Farzana Doctor's Fascinating and Engaging First Novel.
STEALING NASREEN is a novel about the lives of three very different people, all of whom belong to the same small religious community. Set in Toronto with back story in Mumbai, Nasreen Bastawala, an Indo-Canadian lesbian and burnt-out psychologist, becomes enmeshed in the lives of Shaffiq and Salma Paperwala, new immigrants from Mumbai. While working in the same Toronto hospital as Nasreen, Shaffiq develops a persistent and confusing fascination with Nasreen, causing him to bring home and hide things he "finds" in her office. Salma, his wife, discovers some of these hidden treasures and suspects that something is amiss. Unbeknownst to Shaffiq, Nasreen begins attending weekly Gujarati classes taught by Salma, who finds herself inexplicably attracted to her student. This attraction harkens back memories and regrets Salma holds about a lesbian affair that ended badly years ago. Without knowing that it is happening, Nasreen becomes the centre of Shaffiq and Salma's lives. Each keeps a secret about Nasreen, and in so doing risks their marriage, while Nasreen struggles to come to terms with her mother's death, her recent break-up, and her new relationship with her father. An impulsive kiss between Salma and Nasreen sets off a surprising course of events.
Praise for Stealing Nasreen:
Jim Bartley’s Globe and Mail review: “Farzana Doctor’s first novel offers a study in linked solitudes and secrets. Shaffiq Paperwala is an educated young man from India who, lacking a Canadian degree, is relegated to janitorial work in a Toronto psychiatric hospital. Nasreen Bastawala, a psychologist in the hospital, encounters him at the end of each work day as he begins his shift…What has stayed with me are the unerring interior dramas: Shaffiq despairing for his family’s future; Nasreen, in a trance of sadness, hovering near the edge of a subway platform; Salma thinking with sweet regret of Raj, her lost Mumbai lover.” August 11, 2007
Susan G. Cole’s NOW review:”There’s an awful lot going on in Farzana Doctor’s fascinating first novel, Stealing Nasreen. Touching on themes of grief, desire and assimilation, Doctor lays out an ambitious array of characters and dilemmas and, for the most part, pulls them together with admirable skill…A terrific touch comes via an erotically tinged painting of a rani and her servant that hangs in their home. The rani’s expression seems to change depending on whether she’s expressing amusement or disdain for the secrets the two must conceal…you can tell from reading Stealing Nasreen that the author knows a lot about life. This unique contribution to CanLit probes the problems and joys of creating an open, diverse society.” NOW | JUNE 7 – 13, 2007 | VOL. 26 NO. 40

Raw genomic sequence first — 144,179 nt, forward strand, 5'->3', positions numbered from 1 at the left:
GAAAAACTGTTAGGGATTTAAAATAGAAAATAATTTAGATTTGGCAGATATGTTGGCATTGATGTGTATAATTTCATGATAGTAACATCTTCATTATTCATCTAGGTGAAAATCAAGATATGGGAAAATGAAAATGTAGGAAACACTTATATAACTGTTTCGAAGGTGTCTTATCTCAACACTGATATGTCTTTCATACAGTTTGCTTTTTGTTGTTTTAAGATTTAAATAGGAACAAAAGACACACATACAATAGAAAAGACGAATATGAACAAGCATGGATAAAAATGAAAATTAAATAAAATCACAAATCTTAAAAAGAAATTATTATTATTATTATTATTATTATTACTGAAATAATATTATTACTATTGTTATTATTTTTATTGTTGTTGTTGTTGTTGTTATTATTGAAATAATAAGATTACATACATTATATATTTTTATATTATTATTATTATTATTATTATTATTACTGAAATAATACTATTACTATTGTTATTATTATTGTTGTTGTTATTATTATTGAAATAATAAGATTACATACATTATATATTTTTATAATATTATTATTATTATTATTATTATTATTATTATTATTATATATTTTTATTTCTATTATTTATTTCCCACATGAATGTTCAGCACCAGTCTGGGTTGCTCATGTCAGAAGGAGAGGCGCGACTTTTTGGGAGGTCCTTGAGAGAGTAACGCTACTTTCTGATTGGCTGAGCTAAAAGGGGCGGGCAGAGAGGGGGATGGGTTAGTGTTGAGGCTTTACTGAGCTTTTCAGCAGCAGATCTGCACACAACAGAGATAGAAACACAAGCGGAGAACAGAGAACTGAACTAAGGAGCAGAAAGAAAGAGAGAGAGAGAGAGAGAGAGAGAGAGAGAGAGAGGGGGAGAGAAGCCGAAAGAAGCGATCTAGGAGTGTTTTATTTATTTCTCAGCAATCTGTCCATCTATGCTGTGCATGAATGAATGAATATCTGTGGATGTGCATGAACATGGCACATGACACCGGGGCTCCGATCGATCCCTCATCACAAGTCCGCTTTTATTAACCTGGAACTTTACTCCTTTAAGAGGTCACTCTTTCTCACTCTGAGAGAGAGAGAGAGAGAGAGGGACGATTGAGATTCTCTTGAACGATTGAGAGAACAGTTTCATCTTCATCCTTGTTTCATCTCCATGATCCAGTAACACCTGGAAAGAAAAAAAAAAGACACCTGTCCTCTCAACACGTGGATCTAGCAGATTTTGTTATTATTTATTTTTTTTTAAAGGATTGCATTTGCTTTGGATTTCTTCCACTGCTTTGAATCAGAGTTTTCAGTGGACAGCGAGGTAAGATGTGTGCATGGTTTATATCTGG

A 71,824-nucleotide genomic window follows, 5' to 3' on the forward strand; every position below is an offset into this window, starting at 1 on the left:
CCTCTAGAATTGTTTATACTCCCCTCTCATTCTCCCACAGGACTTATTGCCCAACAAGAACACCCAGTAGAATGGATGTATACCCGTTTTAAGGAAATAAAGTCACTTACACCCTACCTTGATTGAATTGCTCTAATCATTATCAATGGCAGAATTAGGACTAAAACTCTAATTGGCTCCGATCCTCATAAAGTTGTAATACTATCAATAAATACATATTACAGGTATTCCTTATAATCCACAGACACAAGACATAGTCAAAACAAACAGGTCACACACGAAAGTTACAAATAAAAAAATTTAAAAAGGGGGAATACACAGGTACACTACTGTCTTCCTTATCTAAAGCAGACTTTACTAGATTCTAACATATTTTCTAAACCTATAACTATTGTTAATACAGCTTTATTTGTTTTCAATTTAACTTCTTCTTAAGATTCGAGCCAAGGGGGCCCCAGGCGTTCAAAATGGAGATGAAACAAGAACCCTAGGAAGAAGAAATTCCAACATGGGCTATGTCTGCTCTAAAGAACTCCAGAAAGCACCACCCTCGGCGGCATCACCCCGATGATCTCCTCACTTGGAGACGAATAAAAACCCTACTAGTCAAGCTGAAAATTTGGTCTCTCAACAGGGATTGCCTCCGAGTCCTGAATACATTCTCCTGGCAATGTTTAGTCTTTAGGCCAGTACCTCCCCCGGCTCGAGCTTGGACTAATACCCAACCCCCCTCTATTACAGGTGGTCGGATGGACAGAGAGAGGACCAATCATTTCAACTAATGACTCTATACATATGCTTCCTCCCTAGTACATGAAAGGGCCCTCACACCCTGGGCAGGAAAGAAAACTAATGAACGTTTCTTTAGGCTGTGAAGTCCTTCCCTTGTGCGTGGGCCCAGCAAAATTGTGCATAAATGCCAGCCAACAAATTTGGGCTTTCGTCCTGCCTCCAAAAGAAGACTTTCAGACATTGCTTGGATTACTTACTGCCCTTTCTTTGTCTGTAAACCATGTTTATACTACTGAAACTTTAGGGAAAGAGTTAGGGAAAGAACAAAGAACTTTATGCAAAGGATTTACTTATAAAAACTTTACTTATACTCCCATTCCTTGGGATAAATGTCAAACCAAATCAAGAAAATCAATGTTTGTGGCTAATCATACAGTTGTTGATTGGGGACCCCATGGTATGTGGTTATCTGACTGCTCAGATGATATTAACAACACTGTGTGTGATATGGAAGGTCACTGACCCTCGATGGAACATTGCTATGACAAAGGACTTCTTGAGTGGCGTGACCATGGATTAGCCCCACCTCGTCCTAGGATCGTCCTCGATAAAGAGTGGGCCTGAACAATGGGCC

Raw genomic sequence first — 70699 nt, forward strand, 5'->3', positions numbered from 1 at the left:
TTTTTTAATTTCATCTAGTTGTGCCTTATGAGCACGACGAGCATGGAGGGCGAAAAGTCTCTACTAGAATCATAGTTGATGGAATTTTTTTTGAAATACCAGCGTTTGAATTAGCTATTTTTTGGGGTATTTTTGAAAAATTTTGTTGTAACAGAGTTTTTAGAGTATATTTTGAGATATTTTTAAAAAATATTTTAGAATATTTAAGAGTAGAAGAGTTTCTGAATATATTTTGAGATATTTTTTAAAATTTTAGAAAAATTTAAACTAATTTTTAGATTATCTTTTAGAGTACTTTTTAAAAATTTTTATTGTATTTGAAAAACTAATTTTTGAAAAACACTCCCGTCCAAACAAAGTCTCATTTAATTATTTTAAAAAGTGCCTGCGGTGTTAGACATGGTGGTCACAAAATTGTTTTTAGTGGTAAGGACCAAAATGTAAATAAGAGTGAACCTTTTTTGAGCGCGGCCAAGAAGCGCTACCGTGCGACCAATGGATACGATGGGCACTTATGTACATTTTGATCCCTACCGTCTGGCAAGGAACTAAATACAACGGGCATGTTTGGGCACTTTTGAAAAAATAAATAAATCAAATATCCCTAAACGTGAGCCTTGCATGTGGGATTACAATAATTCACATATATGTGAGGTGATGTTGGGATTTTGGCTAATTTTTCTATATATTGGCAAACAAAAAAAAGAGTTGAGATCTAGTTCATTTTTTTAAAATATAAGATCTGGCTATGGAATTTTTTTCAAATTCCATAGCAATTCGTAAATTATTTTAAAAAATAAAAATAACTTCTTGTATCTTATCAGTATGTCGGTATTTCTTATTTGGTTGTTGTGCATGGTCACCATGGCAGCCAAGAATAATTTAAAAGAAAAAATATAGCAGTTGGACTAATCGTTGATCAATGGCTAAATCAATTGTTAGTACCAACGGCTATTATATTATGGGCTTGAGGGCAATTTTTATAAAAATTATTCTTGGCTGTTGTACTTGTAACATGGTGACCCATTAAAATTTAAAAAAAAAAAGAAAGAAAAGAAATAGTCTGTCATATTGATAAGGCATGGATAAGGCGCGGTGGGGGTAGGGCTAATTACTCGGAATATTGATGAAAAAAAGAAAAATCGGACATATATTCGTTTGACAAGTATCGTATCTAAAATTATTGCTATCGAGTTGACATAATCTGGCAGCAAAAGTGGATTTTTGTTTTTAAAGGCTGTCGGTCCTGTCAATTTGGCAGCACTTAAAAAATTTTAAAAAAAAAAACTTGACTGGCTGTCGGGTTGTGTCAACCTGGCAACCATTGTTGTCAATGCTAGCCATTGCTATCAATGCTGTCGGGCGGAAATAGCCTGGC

Tara Lee’s Quill and Quire Review:”The process of leaving one’s country and finding a sense of belonging in another is often rife with uncertainty and turmoil. What makes Stealing Nasreen such a riveting read is the way it takes this uncertainty and makes it even more complex by adding sexuality and desire to the angst-filled immigrant experience. Stealing Nasreen reveals the intricacies of human relationships, but more importantly, it is an eye-opening critique of the multicultural dream. The Paperwalas exist apart from a mainstream society that sees them as anonymous Indian immigrants. These characters challenge anonymity as they work through their own unique needs and wants… In the end, these characters discover that belonging is a continuous and maddening act of reaching for the elusive.” July, 2007
Mridula Nath Cahkraborty’s Herizon’s review: “Verdict: This is a lovely piece of work, comely in its appeal, confident in its address. It’s a work of love and longing and loss, and also of reconciliation and rejuvenation. In a voice that is completely assured of itself, Farzana Doctor weaves a tale of new and old immigrants in the impersonal and impervious megapolis that is Toronto.” Sept. 22, 2008
Jodi Lungren’s Canadian Literature review: “Stealing Nasreen creates an extraordinary degree of intimacy by juxtaposing sensory detail—“the air holds memories of thousands of meals cooked here, hints of cumin mixed expertly with tumeric, coriander, and chili”—with the probing self-reflections of the central characters” October 2008
DISTRIBUTION in the US and Canada.
Also available through Rupa in India.
NOW AVAILABLE AS AN E-BOOK! Check your online booksellers.
TEACHERS AND ACADEMICS: Stealing Nasreen has been used as a course text by a number of disciplines, including Women's Studies, Social Work, Sociology, Religious Studies and English. If you are interested in using my books as course texts, contact the publishers for a review copy. I may be available to come speak to your class.
Stealing Nasreen has a GLOSSARY.